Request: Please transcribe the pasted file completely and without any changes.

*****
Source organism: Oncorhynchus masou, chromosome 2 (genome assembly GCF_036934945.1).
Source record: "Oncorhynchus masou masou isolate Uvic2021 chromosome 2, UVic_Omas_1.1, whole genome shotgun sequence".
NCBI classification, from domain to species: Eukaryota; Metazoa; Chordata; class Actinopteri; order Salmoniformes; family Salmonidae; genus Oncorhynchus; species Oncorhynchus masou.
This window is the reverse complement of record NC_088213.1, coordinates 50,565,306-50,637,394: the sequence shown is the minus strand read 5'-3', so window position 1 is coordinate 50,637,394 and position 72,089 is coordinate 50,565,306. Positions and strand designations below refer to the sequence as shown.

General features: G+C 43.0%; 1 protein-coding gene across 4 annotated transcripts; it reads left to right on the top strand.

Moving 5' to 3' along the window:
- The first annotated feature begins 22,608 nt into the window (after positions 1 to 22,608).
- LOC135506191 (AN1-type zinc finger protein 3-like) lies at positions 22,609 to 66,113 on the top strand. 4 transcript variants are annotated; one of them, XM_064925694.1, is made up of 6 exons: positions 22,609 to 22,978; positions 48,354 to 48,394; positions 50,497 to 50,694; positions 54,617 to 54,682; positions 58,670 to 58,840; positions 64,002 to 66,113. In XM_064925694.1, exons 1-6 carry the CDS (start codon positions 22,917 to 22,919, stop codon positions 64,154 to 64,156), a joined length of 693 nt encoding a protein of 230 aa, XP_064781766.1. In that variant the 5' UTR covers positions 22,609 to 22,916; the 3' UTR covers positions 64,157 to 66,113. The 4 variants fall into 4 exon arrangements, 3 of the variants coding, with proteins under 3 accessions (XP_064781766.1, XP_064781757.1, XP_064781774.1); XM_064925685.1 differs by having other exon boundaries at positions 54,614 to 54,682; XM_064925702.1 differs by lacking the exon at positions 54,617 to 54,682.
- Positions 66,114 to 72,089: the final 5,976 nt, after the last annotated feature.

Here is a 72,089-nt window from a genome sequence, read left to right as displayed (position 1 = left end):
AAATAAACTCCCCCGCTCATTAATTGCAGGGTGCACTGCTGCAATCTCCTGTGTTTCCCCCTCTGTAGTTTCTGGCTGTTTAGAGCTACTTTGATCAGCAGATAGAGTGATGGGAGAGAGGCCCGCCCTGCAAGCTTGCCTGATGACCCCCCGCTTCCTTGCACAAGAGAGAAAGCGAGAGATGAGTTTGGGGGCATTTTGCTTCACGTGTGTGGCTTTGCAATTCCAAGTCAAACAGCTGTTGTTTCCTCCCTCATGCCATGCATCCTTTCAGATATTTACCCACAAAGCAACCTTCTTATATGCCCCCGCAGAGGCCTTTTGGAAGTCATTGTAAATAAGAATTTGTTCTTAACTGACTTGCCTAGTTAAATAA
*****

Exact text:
Source organism: Oncorhynchus masou, chromosome 2 (genome assembly GCF_036934945.1).
Source record: "Oncorhynchus masou masou isolate Uvic2021 chromosome 2, UVic_Omas_1.1, whole genome shotgun sequence".
NCBI classification, from domain to species: Eukaryota; Metazoa; Chordata; class Actinopteri; order Salmoniformes; family Salmonidae; genus Oncorhynchus; species Oncorhynchus masou.
This window is the reverse complement of record NC_088213.1, coordinates 50,565,306-50,637,394: the sequence shown is the minus strand read 5'-3', so window position 1 is coordinate 50,637,394 and position 72,089 is coordinate 50,565,306. Positions and strand designations below refer to the sequence as shown.

General features: G+C 43.0%; 1 protein-coding gene across 4 annotated transcripts; it reads left to right on the top strand.

Moving 5' to 3' along the window:
- The first annotated feature begins 22,608 nt into the window (after positions 1 to 22,608).
- LOC135506191 (AN1-type zinc finger protein 3-like) lies at positions 22,609 to 66,113 on the top strand. 4 transcript variants are annotated; one of them, XM_064925694.1, is made up of 6 exons: positions 22,609 to 22,978; positions 48,354 to 48,394; positions 50,497 to 50,694; positions 54,617 to 54,682; positions 58,670 to 58,840; positions 64,002 to 66,113. In XM_064925694.1, exons 1-6 carry the CDS (start codon positions 22,917 to 22,919, stop codon positions 64,154 to 64,156), a joined length of 693 nt encoding a protein of 230 aa, XP_064781766.1. In that variant the 5' UTR covers positions 22,609 to 22,916; the 3' UTR covers positions 64,157 to 66,113. The 4 variants fall into 4 exon arrangements, 3 of the variants coding, with proteins under 3 accessions (XP_064781766.1, XP_064781757.1, XP_064781774.1); XM_064925685.1 differs by having other exon boundaries at positions 54,614 to 54,682; XM_064925702.1 differs by lacking the exon at positions 54,617 to 54,682.
- Positions 66,114 to 72,089: the final 5,976 nt, after the last annotated feature.

Here is a 72,089-nt window from a genome sequence, read left to right as displayed (position 1 = left end):
AAATAAACTCCCCCGCTCATTAATTGCAGGGTGCACTGCTGCAATCTCCTGTGTTTCCCCCTCTGTAGTTTCTGGCTGTTTAGAGCTACTTTGATCAGCAGATAGAGTGATGGGAGAGAGGCCCGCCCTGCAAGCTTGCCTGATGACCCCCCGCTTCCTTGCACAAGAGAGAAAGCGAGAGATGAGTTTGGGGGCATTTTGCTTCACGTGTGTGGCTTTGCAATTCCAAGTCAAACAGCTGTTGTTTCCTCCCTCATGCCATGCATCCTTTCAGATATTTACCCACAAAGCAACCTTCTTATATGCCCCCGCAGAGGCCTTTTGGAAGTCATTGTAAATAAGAATTTGTTCTTAACTGACTTGCCTAGTTAAATAA